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'TUF Live' finalist Al Iaquinta close to UFC return

Al Iaquinta of Wantagh trains at Ray Longo

Al Iaquinta of Wantagh trains at Ray Longo MMA in Garden City the day before leaving to be a contestant on Season 15 of the UFC's "The Ultimate Fighter." (Feb. 29, 2012) Credit: David Pokress

Mike Ricci and Colton Smith were afforded a luxury not given to Wantagh's Al Iaquinta: time.

Time to heal. Time to regroup physically and mentally from a prolonged stay in an unfamiliar home, removed from the everyday things in life.

Fresh off a three-month rest after taping of Season 16 of "The Ultimate Fighter" concluded in September, Ricci and Smith will fight each other this Saturday in the Ultimate Finale, with the winner guaranteed a six-figure contract with the UFC.

Iaquinta had seven days.

Seven days to recover from his semifinal bout against Vinc Pichel, which happened to be seven days after he beat Andy Ogle in the quarterfinals. The semifinal fight left Iaquinta (5-2-1, 0-1 UFC) with a banged-up right knee that was surgically repaired nine weeks after he lost in the Season 15 "TUF Live" finale on June 1.

"I threw a bunch of kicks and I remember a couple of times being like 'I'm gonna feel that in about an hour,'" Iaquinta said about his semifinal win. "After the adrenaline wore off, I was hobbling around. That's part of the game, I guess. You fight three fights in three weeks, you're going to come away with some injuries."

That's the difference between taping the series in advance and doing a live season. Iaquinta was part of the one and only live series since the show began in 2005. Fights were broadcast live on Friday nights with the rest of the hour-long reality show taped and produced in the seven days between fights. This season, which ends Saturday, returned to the filmed-in-advance format, as will Season 17 when FX moves to the show to Tuesdays starting Jan. 22. UFC light heavyweight champion Jon Jones is a coach against the best talker in the game in Chael Sonnen.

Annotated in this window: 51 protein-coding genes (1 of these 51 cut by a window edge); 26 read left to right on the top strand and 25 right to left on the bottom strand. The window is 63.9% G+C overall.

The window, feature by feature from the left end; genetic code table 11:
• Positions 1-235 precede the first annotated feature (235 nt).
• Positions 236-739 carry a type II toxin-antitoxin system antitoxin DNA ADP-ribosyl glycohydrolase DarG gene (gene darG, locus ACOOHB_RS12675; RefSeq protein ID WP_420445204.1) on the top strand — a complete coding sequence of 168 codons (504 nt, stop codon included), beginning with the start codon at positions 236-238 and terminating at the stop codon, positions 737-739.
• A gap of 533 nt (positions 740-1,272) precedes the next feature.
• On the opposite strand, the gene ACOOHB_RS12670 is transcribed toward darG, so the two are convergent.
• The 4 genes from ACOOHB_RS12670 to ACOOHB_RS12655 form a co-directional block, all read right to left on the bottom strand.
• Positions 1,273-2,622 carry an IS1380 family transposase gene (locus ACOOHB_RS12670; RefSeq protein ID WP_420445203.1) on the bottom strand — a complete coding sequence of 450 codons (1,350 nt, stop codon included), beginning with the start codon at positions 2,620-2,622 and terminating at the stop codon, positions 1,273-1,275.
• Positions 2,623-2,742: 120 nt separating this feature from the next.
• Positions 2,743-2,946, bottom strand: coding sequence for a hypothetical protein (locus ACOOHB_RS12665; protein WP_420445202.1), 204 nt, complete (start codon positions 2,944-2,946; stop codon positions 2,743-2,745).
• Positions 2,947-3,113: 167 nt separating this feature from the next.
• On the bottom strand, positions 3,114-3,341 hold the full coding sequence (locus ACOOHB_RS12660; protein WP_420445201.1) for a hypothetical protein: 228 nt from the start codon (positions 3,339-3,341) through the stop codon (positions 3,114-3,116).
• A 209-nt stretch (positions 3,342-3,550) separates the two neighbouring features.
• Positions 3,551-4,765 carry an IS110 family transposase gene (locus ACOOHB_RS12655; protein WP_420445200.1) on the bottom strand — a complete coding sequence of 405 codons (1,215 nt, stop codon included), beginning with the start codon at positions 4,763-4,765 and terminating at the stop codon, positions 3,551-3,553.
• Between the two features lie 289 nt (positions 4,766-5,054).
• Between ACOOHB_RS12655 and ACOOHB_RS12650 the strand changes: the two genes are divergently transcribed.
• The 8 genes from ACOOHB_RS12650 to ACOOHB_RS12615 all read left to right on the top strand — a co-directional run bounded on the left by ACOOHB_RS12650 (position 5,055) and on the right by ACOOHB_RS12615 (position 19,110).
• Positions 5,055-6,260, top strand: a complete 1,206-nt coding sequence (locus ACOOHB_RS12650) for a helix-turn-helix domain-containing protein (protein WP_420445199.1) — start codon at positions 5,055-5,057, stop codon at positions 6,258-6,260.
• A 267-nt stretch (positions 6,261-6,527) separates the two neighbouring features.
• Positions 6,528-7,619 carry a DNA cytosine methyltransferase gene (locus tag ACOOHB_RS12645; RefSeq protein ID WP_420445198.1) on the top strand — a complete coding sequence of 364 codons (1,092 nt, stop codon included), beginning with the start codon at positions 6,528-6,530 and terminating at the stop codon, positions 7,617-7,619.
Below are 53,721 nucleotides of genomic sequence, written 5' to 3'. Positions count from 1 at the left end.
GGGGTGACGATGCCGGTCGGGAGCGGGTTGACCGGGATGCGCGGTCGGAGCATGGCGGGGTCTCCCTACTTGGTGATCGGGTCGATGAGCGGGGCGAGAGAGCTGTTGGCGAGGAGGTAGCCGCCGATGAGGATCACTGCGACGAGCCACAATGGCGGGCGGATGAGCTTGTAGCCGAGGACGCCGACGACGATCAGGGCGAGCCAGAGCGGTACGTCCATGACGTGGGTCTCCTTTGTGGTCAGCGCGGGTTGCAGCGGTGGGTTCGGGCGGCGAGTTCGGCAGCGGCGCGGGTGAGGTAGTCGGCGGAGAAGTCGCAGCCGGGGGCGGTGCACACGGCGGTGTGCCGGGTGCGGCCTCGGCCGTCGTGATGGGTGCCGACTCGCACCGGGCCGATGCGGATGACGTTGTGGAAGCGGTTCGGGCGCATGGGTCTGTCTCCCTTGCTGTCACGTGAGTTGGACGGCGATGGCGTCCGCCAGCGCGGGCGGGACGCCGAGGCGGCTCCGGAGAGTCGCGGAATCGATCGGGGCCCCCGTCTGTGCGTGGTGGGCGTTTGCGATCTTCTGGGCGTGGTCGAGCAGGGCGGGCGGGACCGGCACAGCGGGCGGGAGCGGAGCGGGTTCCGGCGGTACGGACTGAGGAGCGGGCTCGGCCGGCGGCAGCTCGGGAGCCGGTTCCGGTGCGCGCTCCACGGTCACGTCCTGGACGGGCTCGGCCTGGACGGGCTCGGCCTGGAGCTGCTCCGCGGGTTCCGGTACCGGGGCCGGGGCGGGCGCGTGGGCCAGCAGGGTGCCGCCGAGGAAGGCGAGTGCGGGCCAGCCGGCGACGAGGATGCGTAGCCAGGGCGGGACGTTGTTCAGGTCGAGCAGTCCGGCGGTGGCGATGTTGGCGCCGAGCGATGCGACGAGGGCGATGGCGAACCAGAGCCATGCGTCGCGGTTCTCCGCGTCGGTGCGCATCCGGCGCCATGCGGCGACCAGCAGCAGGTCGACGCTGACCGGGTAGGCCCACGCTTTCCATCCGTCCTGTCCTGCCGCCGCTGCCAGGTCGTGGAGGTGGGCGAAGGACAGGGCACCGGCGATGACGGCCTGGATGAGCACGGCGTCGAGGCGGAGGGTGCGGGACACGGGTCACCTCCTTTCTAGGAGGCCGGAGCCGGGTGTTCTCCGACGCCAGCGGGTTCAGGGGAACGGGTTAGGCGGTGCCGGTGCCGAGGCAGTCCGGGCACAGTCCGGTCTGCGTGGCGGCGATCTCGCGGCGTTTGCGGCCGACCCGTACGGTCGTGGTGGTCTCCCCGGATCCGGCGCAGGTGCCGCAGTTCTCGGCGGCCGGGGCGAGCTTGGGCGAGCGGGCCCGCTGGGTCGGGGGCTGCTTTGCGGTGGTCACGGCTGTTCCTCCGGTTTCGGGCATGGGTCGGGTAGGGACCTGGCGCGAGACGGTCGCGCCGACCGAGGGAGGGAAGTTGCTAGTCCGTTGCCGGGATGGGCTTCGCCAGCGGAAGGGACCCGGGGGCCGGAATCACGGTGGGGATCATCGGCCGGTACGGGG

Iaquinta said he never considered not fighting in the finale, which he lost by submission in the first round to Michael Chiesa. He was too close. His goal was in reach.

"I'd crutch my way into the cage," Iaquinta said. "There was never a point where I was thinking about pulling out. It was just trying to stay positive and get in there as healthy as possible."

Last July, Iaquinta had arthroscopic knee surgery to clean up torn cartilage behind the patella tendon and scar tissue around the meniscus. Iaquinta, who is stil under contract with Zuffa (the parent company of UFC) as part of a multi-year deal stemming from "TUF,"  said he is hoping to return to the octagon in February or March 2013.

Iaquinta returned to the wrestling and Brazilian Jiu-Jitsu mats about six weeks ago and rarely feels any pain now in the knee.

Before that?

"I sat on a stool and hit pads," Iaquinta said.

Because, ultimately, he is a fighter.

New York Sports